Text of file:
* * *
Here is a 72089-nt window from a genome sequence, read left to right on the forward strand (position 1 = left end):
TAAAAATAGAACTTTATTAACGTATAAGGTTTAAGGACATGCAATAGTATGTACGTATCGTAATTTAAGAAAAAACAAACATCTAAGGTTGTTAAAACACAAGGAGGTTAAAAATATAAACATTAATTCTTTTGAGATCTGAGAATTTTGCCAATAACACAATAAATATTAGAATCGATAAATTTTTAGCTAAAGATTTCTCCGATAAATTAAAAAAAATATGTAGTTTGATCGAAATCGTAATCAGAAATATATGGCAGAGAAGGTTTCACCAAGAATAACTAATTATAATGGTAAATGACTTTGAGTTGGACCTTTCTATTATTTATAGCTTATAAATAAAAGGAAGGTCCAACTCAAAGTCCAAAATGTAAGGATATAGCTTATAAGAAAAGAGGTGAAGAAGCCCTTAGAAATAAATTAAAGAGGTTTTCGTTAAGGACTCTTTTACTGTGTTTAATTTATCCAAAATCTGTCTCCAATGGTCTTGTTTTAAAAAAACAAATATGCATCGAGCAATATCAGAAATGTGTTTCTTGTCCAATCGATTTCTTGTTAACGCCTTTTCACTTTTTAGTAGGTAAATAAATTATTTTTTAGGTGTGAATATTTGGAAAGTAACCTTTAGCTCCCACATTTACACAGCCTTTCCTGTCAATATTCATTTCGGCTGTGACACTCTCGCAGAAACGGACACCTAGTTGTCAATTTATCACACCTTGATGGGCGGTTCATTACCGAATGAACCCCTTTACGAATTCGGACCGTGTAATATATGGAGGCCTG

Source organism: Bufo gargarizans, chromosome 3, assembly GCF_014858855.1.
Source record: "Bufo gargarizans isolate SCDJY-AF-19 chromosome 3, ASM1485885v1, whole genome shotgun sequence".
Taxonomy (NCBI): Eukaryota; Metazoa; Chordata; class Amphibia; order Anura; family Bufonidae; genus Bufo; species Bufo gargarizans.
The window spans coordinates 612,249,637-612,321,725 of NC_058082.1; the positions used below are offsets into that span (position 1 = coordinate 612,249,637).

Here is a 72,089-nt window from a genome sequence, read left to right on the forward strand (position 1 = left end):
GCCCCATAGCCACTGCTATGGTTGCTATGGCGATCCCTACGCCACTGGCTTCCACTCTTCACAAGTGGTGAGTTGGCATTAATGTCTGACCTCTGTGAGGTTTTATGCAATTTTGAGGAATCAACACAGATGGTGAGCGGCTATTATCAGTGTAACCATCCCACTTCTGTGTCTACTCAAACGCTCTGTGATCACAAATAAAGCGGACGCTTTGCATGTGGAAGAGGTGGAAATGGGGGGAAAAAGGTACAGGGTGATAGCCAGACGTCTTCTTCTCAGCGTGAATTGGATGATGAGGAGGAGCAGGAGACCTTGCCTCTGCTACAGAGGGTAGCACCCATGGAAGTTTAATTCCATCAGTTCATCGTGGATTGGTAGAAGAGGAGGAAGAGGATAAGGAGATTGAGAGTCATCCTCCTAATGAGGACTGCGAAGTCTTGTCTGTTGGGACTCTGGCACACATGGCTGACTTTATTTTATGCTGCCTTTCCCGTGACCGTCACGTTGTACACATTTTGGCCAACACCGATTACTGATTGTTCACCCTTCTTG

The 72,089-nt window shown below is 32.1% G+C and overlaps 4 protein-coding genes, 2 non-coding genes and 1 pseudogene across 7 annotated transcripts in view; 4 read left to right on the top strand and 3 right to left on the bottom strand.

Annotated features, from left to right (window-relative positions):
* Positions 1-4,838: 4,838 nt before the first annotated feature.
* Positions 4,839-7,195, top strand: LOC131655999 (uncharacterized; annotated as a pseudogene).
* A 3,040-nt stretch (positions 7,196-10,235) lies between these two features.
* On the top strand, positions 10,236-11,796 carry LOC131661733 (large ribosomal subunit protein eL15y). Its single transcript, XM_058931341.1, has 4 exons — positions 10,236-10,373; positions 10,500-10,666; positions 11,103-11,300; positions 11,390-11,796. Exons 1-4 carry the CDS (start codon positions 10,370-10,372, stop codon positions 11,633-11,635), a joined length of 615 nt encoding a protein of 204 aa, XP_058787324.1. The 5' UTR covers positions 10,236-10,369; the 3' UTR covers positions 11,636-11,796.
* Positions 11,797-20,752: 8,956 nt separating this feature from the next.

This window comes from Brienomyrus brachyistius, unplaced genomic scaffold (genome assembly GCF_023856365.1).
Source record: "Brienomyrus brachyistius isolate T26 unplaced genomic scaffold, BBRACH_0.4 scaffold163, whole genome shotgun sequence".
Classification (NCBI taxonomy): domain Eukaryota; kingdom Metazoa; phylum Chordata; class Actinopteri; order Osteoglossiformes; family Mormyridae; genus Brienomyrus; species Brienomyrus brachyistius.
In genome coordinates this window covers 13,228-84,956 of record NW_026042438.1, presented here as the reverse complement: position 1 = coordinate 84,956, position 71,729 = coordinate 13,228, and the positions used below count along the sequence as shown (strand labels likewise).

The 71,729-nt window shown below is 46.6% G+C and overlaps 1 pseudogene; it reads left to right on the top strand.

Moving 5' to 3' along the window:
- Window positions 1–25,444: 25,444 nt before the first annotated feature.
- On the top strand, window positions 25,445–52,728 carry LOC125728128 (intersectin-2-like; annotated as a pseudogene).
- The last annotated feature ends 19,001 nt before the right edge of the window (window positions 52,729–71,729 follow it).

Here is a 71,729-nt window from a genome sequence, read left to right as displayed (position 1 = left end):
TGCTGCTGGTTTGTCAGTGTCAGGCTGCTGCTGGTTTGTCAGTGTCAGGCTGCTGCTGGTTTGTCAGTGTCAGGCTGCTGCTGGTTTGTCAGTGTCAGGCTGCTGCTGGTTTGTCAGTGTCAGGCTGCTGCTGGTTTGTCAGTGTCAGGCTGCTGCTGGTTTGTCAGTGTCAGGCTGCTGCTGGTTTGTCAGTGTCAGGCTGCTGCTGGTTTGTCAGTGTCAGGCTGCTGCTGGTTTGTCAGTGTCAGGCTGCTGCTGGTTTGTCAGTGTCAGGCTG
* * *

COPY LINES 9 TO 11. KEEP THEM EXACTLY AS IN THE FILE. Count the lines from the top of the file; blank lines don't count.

The 72,089-nt window shown below is 32.1% G+C and overlaps 4 protein-coding genes, 2 non-coding genes and 1 pseudogene across 7 annotated transcripts in view; 4 read left to right on the top strand and 3 right to left on the bottom strand.

Annotated features, from left to right (window-relative positions):
* Positions 1-4,838: 4,838 nt before the first annotated feature.